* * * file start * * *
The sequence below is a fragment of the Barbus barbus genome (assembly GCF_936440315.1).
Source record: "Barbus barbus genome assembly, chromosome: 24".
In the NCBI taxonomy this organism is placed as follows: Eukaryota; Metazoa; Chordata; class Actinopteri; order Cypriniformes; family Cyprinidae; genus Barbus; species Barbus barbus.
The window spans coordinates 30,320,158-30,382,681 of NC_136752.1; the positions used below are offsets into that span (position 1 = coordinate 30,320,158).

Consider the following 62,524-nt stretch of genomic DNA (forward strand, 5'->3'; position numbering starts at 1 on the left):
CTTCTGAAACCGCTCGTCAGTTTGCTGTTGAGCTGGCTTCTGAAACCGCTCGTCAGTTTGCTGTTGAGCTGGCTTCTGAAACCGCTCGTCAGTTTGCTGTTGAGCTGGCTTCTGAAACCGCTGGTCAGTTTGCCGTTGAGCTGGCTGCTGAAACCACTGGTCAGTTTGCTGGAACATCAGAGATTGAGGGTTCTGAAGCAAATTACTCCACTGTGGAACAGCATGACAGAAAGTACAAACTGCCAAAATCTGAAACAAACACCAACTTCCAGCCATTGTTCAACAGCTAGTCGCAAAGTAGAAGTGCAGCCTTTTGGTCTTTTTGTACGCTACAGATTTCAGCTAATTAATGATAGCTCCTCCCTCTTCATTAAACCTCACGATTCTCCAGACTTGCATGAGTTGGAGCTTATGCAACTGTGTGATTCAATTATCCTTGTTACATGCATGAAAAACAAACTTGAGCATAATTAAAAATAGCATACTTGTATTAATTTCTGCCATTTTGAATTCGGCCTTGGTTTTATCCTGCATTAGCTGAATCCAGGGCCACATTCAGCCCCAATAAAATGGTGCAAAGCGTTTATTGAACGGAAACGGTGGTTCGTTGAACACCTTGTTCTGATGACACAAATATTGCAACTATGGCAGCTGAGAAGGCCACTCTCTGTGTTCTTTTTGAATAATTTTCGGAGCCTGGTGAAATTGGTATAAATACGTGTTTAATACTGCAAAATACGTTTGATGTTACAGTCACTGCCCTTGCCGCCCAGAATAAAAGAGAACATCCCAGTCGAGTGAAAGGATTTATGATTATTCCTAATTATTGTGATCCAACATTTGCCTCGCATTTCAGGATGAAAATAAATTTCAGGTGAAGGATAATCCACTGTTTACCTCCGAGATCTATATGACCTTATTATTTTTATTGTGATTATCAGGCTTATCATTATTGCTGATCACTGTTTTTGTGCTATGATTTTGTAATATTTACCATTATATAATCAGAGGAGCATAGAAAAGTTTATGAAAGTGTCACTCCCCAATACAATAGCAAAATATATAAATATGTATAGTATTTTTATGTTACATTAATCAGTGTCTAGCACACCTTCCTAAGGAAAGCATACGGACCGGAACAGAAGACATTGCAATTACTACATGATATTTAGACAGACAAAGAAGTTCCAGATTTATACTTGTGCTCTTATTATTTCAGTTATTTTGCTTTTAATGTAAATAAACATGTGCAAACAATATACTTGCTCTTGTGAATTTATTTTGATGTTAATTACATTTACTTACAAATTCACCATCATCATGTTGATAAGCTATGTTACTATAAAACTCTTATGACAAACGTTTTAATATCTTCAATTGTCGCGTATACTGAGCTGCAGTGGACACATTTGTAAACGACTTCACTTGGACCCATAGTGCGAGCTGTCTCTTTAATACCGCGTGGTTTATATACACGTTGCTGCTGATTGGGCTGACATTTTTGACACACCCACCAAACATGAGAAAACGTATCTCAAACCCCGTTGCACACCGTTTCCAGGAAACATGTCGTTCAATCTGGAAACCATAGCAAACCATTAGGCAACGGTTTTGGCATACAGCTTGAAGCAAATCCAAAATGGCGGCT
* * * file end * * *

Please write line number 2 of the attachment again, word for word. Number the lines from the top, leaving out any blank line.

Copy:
Source record: "Barbus barbus genome assembly, chromosome: 24".